U.S. Criminal, Civil Fines Could Cost VW $4.3 Billion

2013 Volkswagen Jetta SportWagen TDI

CARS.COM — The Volkswagen Group announced Tuesday that it's negotiated a "concrete draft" of a settlement with U.S. regulators for $4.3 billion to resolve criminal investigations and civil fines. The automaker characterized its negotiations as "advanced discussions" to resolve penalties with the Department of Justice and U.S. Customs and Border Protection over its ongoing diesel scandal, which affects some 550,000 cars from the 2009-2016 model years.

Related: More on the VW Diesel Scandal

VW Group, whose brands also include Audi and Porsche, said it would submit to an independent monitor over the next three years and plead guilty to "certain US [sic] criminal-law provisions and a Statement of Facts [sic] on the basis of which the fines have to be made."

The settlement still requires approval by regulators, and the automaker's management and supervisory boards, as well as the boards of other Volkswagen Group companies. Some of that could take place this week, the automaker said. Asked to verify the announcement, spokespeople for Justice department and Customs declined comment to Cars.com.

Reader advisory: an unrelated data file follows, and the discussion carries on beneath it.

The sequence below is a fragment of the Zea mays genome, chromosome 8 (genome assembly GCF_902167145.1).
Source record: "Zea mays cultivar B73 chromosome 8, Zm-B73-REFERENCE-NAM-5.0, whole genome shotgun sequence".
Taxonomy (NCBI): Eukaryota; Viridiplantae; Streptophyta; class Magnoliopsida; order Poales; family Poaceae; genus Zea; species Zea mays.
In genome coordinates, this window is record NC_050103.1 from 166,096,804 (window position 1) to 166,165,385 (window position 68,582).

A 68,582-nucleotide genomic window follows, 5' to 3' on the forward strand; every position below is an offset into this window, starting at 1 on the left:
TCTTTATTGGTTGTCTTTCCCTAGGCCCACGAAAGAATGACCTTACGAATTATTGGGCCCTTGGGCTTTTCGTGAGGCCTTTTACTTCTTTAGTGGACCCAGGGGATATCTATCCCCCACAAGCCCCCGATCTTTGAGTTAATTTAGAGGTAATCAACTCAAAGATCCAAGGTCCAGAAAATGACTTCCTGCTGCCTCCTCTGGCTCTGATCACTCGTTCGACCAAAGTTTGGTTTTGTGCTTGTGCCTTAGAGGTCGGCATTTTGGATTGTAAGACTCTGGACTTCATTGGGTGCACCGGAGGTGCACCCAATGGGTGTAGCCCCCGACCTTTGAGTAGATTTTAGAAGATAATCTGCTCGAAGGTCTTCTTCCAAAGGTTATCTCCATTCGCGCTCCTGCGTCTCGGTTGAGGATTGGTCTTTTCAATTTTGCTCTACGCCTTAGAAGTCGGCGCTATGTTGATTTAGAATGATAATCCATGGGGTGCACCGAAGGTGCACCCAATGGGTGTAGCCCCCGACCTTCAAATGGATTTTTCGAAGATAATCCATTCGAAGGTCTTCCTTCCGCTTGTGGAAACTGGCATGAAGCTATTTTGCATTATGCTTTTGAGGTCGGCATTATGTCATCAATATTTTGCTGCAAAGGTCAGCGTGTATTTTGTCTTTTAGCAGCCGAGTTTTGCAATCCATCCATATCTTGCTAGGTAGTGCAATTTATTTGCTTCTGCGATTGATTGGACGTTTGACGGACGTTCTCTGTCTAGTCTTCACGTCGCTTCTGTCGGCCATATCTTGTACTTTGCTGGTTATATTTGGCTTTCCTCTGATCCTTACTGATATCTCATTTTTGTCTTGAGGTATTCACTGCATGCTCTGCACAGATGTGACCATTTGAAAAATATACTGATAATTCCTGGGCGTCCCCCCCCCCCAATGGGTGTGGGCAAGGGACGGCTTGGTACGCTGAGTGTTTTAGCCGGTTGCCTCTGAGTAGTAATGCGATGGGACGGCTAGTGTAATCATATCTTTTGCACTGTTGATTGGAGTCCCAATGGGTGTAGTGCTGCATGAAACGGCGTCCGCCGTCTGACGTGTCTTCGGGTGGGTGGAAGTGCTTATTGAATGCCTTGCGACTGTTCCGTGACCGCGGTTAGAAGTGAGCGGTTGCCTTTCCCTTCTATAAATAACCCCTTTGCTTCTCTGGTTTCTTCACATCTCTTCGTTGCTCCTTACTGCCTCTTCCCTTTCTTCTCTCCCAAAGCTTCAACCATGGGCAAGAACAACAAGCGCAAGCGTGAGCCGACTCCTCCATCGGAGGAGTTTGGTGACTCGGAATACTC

If confirmed, this week's settlement would take the reported tab for Volkswagen's global diesel scandal to as much as $21 billion in the U.S. alone to cover buyback programs, settle criminal investigations and civil fines, resolve state lawsuits and conduct environmental remediation. This week's $4.3 billion charge would dwarf other recent automotive settlements with regulators. Toyota paid $1.2 billion to settle a criminal investigation with the Justice department in 2014 over its unintended acceleration crisis; Takata Corp. may reportedly pay up to $1 billion to settle a Justice department criminal probe over its faulty airbag inflators.

Tuesday's announcement came just one day after the FBI arrested a Volkswagen engineer in Florida on fraud conspiracy charges in conjunction with the scandal. On Jan. 6, regulators approved an emissions fix for some of the four-cylinder diesel cars involved in the scandal.

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